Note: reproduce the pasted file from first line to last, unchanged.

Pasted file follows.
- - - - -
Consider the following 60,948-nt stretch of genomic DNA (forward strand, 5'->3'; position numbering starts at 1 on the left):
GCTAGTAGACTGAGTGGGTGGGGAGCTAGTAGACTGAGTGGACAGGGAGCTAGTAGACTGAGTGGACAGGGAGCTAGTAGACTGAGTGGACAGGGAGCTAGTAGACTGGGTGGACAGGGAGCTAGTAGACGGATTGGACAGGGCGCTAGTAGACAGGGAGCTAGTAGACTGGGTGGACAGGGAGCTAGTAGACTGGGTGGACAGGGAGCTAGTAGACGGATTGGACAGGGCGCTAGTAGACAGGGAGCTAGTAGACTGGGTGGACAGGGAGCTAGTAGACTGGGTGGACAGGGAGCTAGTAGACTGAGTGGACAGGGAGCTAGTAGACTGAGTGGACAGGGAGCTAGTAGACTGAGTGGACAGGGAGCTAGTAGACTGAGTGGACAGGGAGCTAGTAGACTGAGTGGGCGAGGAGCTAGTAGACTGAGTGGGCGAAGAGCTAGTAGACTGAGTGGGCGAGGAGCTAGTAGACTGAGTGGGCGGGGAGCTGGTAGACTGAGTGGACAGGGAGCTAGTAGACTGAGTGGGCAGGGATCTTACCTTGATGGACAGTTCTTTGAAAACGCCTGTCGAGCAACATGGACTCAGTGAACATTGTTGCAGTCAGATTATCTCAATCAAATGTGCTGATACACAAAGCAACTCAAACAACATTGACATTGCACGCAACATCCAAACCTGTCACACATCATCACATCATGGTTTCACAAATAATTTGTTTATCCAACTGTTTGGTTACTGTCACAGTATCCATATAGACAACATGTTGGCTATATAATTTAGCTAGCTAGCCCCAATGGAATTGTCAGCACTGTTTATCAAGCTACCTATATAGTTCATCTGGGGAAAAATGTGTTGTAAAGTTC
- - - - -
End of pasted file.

Consider the following 60,948-nt stretch of genomic DNA (forward strand, 5'->3'; position numbering starts at 1 on the left):
GCTAGTAGACTGAGTGGGTGGGGAGCTAGTAGACTGAGTGGACAGGGAGCTAGTAGACTGAGTGGACAGGGAGCTAGTAGACTGAGTGGACAGGGAGCTAGTAGACTGGGTGGACAGGGAGCTAGTAGACGGATTGGACAGGGCGCTAGTAGACAGGGAGCTAGTAGACTGGGTGGACAGGGAGCTAGTAGACTGGGTGGACAGGGAGCTAGTAGACGGATTGGACAGGGCGCTAGTAGACAGGGAGCTAGTAGACTGGGTGGACAGGGAGCTAGTAGACTGGGTGGACAGGGAGCTAGTAGACTGAGTGGACAGGGAGCTAGTAGACTGAGTGGACAGGGAGCTAGTAGACTGAGTGGACAGGGAGCTAGTAGACTGAGTGGACAGGGAGCTAGTAGACTGAGTGGGCGAGGAGCTAGTAGACTGAGTGGGCGAAGAGCTAGTAGACTGAGTGGGCGAGGAGCTAGTAGACTGAGTGGGCGGGGAGCTGGTAGACTGAGTGGACAGGGAGCTAGTAGACTGAGTGGGCAGGGATCTTACCTTGATGGACAGTTCTTTGAAAACGCCTGTCGAGCAACATGGACTCAGTGAACATTGTTGCAGTCAGATTATCTCAATCAAATGTGCTGATACACAAAGCAACTCAAACAACATTGACATTGCACGCAACATCCAAACCTGTCACACATCATCACATCATGGTTTCACAAATAATTTGTTTATCCAACTGTTTGGTTACTGTCACAGTATCCATATAGACAACATGTTGGCTATATAATTTAGCTAGCTAGCCCCAATGGAATTGTCAGCACTGTTTATCAAGCTACCTATATAGTTCATCTGGGGAAAAATGTGTTGTAAAGTTC